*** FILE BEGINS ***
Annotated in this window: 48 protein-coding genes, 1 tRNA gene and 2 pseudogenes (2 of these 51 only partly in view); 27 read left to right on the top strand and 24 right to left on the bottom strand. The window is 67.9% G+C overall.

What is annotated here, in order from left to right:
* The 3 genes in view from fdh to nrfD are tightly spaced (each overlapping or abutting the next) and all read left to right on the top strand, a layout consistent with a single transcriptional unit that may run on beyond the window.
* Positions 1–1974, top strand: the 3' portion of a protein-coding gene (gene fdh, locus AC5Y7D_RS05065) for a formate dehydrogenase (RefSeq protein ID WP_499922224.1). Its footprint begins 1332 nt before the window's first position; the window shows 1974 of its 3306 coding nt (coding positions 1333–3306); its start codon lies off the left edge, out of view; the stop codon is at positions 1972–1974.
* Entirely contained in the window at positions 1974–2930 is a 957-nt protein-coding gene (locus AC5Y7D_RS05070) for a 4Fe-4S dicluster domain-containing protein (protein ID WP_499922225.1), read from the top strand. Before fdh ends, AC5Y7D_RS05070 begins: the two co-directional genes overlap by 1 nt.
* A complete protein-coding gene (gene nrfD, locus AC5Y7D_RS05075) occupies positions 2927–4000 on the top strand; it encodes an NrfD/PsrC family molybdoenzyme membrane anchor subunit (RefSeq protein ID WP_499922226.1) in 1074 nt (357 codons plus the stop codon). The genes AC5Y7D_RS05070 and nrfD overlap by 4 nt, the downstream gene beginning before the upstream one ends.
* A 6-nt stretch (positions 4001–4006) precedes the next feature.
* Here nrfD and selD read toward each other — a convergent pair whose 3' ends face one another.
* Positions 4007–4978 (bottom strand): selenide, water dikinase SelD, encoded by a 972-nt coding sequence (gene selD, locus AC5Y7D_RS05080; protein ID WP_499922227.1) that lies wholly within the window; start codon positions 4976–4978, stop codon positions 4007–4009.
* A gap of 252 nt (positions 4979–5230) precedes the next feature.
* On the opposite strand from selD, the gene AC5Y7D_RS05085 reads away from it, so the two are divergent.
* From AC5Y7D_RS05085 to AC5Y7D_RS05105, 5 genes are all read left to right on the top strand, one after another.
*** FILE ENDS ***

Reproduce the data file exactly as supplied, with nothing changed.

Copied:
Annotated in this window: 48 protein-coding genes, 1 tRNA gene and 2 pseudogenes (2 of these 51 only partly in view); 27 read left to right on the top strand and 24 right to left on the bottom strand. The window is 67.9% G+C overall.

What is annotated here, in order from left to right:
* The 3 genes in view from fdh to nrfD are tightly spaced (each overlapping or abutting the next) and all read left to right on the top strand, a layout consistent with a single transcriptional unit that may run on beyond the window.
* Positions 1–1974, top strand: the 3' portion of a protein-coding gene (gene fdh, locus AC5Y7D_RS05065) for a formate dehydrogenase (RefSeq protein ID WP_499922224.1). Its footprint begins 1332 nt before the window's first position; the window shows 1974 of its 3306 coding nt (coding positions 1333–3306); its start codon lies off the left edge, out of view; the stop codon is at positions 1972–1974.
* Entirely contained in the window at positions 1974–2930 is a 957-nt protein-coding gene (locus AC5Y7D_RS05070) for a 4Fe-4S dicluster domain-containing protein (protein ID WP_499922225.1), read from the top strand. Before fdh ends, AC5Y7D_RS05070 begins: the two co-directional genes overlap by 1 nt.
* A complete protein-coding gene (gene nrfD, locus AC5Y7D_RS05075) occupies positions 2927–4000 on the top strand; it encodes an NrfD/PsrC family molybdoenzyme membrane anchor subunit (RefSeq protein ID WP_499922226.1) in 1074 nt (357 codons plus the stop codon). The genes AC5Y7D_RS05070 and nrfD overlap by 4 nt, the downstream gene beginning before the upstream one ends.
* A 6-nt stretch (positions 4001–4006) precedes the next feature.
* Here nrfD and selD read toward each other — a convergent pair whose 3' ends face one another.
* Positions 4007–4978 (bottom strand): selenide, water dikinase SelD, encoded by a 972-nt coding sequence (gene selD, locus AC5Y7D_RS05080; protein ID WP_499922227.1) that lies wholly within the window; start codon positions 4976–4978, stop codon positions 4007–4009.
* A gap of 252 nt (positions 4979–5230) precedes the next feature.
* On the opposite strand from selD, the gene AC5Y7D_RS05085 reads away from it, so the two are divergent.
* From AC5Y7D_RS05085 to AC5Y7D_RS05105, 5 genes are all read left to right on the top strand, one after another.